By Jason Murphy. First Published 18/12/2017
Document Link: Sealives Initiative – Project Overview
“Imagine the world from space.”
I used to say this as a joke in project meetings. I used it as an cliche example of how every corporate brief would start if entrepreneurs had their way. I said it as a humorous way to get beyond the titanic, over-generalized self-regard of believing we were about to change the world so that we were better positioned to tackle the actual communication challenge at hand.
I am reminded of that joke now because I have realized that, for a moment anyway, I need to move through that ultra high level view if I am to bring shape to Sealives without delay.
Inspired by the conversations I had with people I had met during my Indonesia trip, I resumed my research into the wider world of marine conservation as soon as I returned to Vancouver, with the goal of finding a way into the problem of conveying how the problems facing our oceans are actually problems facing people. I hoped to find some lens that would allow me to envision a project plan.
At first I thought I had found that with the 29 Heritage Reefs under threat detailed in the June 2017 UNESCO report on climate change and reef health.
If you haven’t read it by the way, you should. You can find it here.
My idea was that this list of important places under threat was a handy filter that would propel me to a travel itinerary in short order and that although there are many issues other than reef damage due to climate change that need to be covered (pollution, destructive fishing practices, etc,) the bleaching event problem is by far the most pressing and seemingly intractable and I felt that opportunities to cover other issues would present themselves along the way.
I quickly rejected this approach as not organized enough. The goal here is to communicate how specific issues of ocean conservation relate to individual people in a compelling way. Starting with the 29 reefs alone was not a good enough guarantee that I would be able to use limited resources to do that. If I’m going to do this I need to be more certain of success.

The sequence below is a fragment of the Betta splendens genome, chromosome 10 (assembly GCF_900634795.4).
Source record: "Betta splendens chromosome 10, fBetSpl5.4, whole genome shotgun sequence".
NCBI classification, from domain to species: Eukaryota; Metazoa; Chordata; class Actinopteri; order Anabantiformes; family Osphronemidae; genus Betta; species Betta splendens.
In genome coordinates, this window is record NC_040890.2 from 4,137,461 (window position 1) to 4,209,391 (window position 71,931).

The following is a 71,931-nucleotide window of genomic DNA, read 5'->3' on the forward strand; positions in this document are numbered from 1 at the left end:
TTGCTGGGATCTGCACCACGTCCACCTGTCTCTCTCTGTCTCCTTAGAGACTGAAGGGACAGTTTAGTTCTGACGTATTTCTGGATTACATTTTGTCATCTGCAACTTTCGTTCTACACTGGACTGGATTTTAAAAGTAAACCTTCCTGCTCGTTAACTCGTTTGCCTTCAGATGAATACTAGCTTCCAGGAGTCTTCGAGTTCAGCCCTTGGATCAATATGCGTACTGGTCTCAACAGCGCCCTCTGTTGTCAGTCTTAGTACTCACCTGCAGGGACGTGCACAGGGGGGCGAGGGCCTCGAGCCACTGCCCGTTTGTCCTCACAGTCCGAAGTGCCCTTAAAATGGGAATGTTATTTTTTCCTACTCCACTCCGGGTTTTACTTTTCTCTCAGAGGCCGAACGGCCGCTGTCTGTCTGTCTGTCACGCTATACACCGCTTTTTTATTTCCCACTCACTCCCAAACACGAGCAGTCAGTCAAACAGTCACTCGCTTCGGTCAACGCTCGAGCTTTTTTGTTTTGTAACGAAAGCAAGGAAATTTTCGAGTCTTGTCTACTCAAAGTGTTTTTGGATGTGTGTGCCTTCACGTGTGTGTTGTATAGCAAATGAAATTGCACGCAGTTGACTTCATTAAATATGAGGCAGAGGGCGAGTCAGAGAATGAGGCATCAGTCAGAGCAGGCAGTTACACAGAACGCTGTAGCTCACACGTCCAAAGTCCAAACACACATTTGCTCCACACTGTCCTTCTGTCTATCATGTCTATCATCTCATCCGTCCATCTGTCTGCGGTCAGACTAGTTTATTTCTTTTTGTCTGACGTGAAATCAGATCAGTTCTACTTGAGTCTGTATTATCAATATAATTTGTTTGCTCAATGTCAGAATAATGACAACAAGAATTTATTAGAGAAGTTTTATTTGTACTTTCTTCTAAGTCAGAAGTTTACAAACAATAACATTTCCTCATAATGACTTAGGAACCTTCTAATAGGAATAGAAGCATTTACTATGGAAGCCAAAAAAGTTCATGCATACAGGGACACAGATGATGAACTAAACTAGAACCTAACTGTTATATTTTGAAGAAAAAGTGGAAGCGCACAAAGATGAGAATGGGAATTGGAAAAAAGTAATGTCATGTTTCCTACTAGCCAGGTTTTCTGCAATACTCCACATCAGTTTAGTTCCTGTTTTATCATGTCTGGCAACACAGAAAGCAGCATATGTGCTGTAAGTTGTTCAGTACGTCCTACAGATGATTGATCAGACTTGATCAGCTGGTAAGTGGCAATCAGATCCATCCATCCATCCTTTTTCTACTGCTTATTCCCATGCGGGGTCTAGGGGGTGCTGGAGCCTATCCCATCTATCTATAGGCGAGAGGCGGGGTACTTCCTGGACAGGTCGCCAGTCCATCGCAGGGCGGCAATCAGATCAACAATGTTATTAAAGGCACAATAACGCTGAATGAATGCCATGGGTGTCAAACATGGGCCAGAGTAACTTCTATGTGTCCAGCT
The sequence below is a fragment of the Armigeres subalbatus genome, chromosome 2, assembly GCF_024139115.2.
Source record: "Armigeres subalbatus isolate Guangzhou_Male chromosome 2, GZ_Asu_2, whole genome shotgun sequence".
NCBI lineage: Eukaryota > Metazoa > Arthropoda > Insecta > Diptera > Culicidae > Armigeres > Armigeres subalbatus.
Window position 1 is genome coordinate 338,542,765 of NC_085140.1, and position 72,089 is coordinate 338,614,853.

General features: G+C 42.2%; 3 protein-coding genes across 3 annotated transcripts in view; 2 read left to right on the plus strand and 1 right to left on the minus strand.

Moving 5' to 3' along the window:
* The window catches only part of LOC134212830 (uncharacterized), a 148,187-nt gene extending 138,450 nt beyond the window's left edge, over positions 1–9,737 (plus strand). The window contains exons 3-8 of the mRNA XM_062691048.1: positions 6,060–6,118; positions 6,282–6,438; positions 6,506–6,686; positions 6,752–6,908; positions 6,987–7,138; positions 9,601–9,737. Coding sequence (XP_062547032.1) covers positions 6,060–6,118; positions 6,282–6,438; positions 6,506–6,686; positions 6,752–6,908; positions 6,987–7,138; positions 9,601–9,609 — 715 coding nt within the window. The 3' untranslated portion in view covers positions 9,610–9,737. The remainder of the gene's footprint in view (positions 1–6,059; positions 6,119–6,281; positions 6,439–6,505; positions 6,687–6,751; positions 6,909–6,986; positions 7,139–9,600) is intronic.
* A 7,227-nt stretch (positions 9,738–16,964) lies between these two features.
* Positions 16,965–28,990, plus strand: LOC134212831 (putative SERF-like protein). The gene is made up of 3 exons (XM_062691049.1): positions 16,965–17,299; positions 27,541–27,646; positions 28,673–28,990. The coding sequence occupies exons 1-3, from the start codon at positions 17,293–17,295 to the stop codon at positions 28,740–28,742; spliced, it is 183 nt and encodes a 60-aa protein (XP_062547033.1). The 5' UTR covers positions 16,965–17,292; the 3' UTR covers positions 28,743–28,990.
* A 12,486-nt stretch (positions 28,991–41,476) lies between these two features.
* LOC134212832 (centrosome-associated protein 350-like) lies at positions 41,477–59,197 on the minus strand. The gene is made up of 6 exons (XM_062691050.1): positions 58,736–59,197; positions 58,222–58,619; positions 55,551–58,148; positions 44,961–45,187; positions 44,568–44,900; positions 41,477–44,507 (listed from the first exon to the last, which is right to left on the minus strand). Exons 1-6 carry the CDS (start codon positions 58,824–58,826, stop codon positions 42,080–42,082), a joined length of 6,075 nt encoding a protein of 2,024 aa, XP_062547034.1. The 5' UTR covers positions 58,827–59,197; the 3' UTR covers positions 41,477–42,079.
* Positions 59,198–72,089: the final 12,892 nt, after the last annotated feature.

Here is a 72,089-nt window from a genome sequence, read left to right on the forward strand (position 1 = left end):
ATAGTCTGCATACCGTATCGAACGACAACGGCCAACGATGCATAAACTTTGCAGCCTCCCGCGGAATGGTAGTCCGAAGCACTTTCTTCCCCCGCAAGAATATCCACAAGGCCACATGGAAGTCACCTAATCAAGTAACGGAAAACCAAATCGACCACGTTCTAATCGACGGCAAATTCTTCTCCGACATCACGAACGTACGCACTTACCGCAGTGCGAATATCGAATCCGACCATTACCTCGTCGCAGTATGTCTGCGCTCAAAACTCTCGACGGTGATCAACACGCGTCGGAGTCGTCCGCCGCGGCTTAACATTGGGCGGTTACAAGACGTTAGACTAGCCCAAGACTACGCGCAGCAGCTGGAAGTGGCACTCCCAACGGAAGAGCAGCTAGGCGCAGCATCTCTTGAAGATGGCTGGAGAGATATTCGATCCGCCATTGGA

To this end, and despite the obvious risk of hubris, I have stepped back as far as I can and taken a high level, not to say satellite view of the areas that the Sealives project will ultimately need to cover and have begun shaping this into a project plan with the conviction that although this plan will have to change constantly as I go along, having a plan that begins with the broadest perspective possible will allow me to make sure to engage with the specific issues that need to be included in a thoughtful way. To gives me a way to apply my creative mind rather than just following my nose in other words.
“Following my nose” by the way is something I love to do and in my experience I have found it often leads to the most interesting results. There will be plenty of that therefore, but at least it starts within a rational framework.
The document is available via the link at the top of this post. Here it is again if you missed it. There are some obvious things missing – I have no expertise in applying scientific rigour for instance so there is nothing here on how that will play a part in what on some levels could be seen as an ethnographic study of sorts. The document is not meant to be absolutely complete. Its meant to be enough of a start to begin considering who will be the subjects of the first sets of photographs and what the first expedition itinerary might look like. A matrix of possibilities defined by the items (or Subject Definitions) identified in each Topic Area (my name for large, easily defined chunks of the global narrative.)
So. Imagine the world from space. But only for a minute or two. Then plunge into the details with me, or at least, to begin with descend to a suborbital view.
The next step will be to look at each topic area and identify specific documentary opportunities that I can go out and capture. Specific blog posts on this will follow, interspersed with other stuff.